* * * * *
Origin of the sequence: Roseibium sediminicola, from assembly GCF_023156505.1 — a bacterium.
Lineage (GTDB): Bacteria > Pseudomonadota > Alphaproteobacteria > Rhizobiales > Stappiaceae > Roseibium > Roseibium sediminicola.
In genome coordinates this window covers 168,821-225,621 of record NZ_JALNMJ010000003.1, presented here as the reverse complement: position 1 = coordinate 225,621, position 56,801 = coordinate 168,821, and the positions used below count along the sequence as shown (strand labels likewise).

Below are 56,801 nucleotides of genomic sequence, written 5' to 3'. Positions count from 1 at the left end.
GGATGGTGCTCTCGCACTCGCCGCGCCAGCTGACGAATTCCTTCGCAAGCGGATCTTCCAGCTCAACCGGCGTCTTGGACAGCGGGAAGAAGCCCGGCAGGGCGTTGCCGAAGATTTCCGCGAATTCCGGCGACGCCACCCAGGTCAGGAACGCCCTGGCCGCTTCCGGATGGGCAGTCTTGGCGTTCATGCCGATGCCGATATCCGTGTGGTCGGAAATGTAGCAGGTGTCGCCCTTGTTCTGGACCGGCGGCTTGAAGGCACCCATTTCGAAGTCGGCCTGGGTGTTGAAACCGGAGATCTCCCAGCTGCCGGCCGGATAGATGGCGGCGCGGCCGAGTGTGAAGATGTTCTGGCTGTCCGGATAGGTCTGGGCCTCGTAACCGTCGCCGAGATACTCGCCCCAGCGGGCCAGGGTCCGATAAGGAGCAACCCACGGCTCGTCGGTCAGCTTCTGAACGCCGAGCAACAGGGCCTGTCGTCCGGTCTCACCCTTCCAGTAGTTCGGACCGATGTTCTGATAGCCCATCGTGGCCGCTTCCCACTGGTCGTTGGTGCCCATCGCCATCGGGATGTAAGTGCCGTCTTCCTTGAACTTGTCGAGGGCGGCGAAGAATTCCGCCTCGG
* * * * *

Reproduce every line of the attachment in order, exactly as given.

Origin of the sequence: Roseibium sediminicola, from assembly GCF_023156505.1 — a bacterium.
Lineage (GTDB): Bacteria > Pseudomonadota > Alphaproteobacteria > Rhizobiales > Stappiaceae > Roseibium > Roseibium sediminicola.
In genome coordinates this window covers 168,821-225,621 of record NZ_JALNMJ010000003.1, presented here as the reverse complement: position 1 = coordinate 225,621, position 56,801 = coordinate 168,821, and the positions used below count along the sequence as shown (strand labels likewise).

Below are 56,801 nucleotides of genomic sequence, written 5' to 3'. Positions count from 1 at the left end.
GGATGGTGCTCTCGCACTCGCCGCGCCAGCTGACGAATTCCTTCGCAAGCGGATCTTCCAGCTCAACCGGCGTCTTGGACAGCGGGAAGAAGCCCGGCAGGGCGTTGCCGAAGATTTCCGCGAATTCCGGCGACGCCACCCAGGTCAGGAACGCCCTGGCCGCTTCCGGATGGGCAGTCTTGGCGTTCATGCCGATGCCGATATCCGTGTGGTCGGAAATGTAGCAGGTGTCGCCCTTGTTCTGGACCGGCGGCTTGAAGGCACCCATTTCGAAGTCGGCCTGGGTGTTGAAACCGGAGATCTCCCAGCTGCCGGCCGGATAGATGGCGGCGCGGCCGAGTGTGAAGATGTTCTGGCTGTCCGGATAGGTCTGGGCCTCGTAACCGTCGCCGAGATACTCGCCCCAGCGGGCCAGGGTCCGATAAGGAGCAACCCACGGCTCGTCGGTCAGCTTCTGAACGCCGAGCAACAGGGCCTGTCGTCCGGTCTCACCCTTCCAGTAGTTCGGACCGATGTTCTGATAGCCCATCGTGGCCGCTTCCCACTGGTCGTTGGTGCCCATCGCCATCGGGATGTAAGTGCCGTCTTCCTTGAACTTGTCGAGGGCGGCGAAGAATTCCGCCTCGG